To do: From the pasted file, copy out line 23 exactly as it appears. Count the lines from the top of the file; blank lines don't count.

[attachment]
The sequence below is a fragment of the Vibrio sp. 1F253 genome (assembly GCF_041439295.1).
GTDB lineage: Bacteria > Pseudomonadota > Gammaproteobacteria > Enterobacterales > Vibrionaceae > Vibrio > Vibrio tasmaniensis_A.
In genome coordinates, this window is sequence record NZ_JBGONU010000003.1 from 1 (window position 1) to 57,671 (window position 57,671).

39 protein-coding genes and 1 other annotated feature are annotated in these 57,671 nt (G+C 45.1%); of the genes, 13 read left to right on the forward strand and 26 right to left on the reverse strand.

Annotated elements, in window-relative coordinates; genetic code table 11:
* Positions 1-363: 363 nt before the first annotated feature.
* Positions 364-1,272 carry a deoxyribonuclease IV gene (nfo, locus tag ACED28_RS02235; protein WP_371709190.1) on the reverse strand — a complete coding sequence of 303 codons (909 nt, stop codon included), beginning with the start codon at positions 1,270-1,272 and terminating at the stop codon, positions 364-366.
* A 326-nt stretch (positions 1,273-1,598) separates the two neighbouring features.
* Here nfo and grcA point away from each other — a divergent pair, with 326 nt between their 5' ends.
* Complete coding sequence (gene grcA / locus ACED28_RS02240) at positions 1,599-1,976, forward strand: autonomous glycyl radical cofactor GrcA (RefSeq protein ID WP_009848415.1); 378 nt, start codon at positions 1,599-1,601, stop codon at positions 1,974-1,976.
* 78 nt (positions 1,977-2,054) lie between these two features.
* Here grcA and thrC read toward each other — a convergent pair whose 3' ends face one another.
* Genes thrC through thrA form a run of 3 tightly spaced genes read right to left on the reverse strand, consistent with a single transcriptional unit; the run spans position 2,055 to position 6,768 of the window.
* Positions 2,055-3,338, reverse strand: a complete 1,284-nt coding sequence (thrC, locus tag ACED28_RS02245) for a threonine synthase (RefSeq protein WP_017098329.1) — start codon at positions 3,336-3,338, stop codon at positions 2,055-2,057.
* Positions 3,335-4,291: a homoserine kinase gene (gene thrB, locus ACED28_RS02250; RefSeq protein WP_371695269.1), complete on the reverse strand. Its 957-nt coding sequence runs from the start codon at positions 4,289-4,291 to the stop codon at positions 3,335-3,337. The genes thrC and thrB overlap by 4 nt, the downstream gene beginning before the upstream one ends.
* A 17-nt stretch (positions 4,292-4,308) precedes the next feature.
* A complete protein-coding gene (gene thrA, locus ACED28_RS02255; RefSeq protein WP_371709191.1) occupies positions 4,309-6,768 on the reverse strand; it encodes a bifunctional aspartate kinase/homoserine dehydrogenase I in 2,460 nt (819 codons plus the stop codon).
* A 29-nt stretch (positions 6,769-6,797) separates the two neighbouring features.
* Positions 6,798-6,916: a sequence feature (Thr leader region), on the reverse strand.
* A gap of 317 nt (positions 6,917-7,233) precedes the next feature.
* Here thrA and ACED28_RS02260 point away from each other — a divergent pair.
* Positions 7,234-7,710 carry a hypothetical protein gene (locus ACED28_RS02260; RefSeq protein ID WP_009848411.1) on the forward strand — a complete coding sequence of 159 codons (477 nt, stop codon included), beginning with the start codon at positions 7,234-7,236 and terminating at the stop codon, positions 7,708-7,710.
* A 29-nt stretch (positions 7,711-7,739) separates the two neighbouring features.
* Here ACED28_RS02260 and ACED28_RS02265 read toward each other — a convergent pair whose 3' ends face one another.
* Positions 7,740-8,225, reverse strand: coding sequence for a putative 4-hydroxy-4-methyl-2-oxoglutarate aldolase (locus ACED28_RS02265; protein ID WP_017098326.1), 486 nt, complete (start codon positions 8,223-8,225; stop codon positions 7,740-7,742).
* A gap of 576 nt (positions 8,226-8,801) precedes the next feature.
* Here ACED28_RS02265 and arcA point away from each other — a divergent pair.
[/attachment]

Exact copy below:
* A 29-nt stretch (positions 7,711-7,739) separates the two neighbouring features.